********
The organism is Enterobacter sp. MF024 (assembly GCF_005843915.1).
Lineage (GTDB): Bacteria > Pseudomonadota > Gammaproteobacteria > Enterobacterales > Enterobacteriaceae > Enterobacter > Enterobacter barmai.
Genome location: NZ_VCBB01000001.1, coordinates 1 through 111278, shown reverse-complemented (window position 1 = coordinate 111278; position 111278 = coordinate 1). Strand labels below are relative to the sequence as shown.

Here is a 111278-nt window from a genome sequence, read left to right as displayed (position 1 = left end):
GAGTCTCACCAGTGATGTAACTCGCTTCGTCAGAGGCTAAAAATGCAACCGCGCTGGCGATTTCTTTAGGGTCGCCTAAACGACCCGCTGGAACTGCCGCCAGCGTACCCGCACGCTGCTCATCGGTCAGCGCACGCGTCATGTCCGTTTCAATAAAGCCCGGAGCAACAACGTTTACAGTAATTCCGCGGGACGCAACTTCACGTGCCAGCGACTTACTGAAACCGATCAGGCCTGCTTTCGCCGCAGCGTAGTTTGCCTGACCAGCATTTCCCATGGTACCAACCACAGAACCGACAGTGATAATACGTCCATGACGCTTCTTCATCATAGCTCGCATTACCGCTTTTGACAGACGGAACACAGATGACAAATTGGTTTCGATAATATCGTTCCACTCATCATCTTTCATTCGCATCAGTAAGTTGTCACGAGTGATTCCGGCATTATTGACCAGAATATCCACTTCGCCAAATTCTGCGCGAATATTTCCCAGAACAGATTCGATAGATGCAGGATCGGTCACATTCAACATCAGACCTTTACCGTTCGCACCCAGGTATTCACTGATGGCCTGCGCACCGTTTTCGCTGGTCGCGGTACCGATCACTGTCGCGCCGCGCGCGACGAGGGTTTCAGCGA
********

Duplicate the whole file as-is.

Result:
The organism is Enterobacter sp. MF024 (assembly GCF_005843915.1).
Lineage (GTDB): Bacteria > Pseudomonadota > Gammaproteobacteria > Enterobacterales > Enterobacteriaceae > Enterobacter > Enterobacter barmai.
Genome location: NZ_VCBB01000001.1, coordinates 1 through 111278, shown reverse-complemented (window position 1 = coordinate 111278; position 111278 = coordinate 1). Strand labels below are relative to the sequence as shown.

Here is a 111278-nt window from a genome sequence, read left to right as displayed (position 1 = left end):
GAGTCTCACCAGTGATGTAACTCGCTTCGTCAGAGGCTAAAAATGCAACCGCGCTGGCGATTTCTTTAGGGTCGCCTAAACGACCCGCTGGAACTGCCGCCAGCGTACCCGCACGCTGCTCATCGGTCAGCGCACGCGTCATGTCCGTTTCAATAAAGCCCGGAGCAACAACGTTTACAGTAATTCCGCGGGACGCAACTTCACGTGCCAGCGACTTACTGAAACCGATCAGGCCTGCTTTCGCCGCAGCGTAGTTTGCCTGACCAGCATTTCCCATGGTACCAACCACAGAACCGACAGTGATAATACGTCCATGACGCTTCTTCATCATAGCTCGCATTACCGCTTTTGACAGACGGAACACAGATGACAAATTGGTTTCGATAATATCGTTCCACTCATCATCTTTCATTCGCATCAGTAAGTTGTCACGAGTGATTCCGGCATTATTGACCAGAATATCCACTTCGCCAAATTCTGCGCGAATATTTCCCAGAACAGATTCGATAGATGCAGGATCGGTCACATTCAACATCAGACCTTTACCGTTCGCACCCAGGTATTCACTGATGGCCTGCGCACCGTTTTCGCTGGTCGCGGTACCGATCACTGTCGCGCCGCGCGCGACGAGGGTTTCAGCGA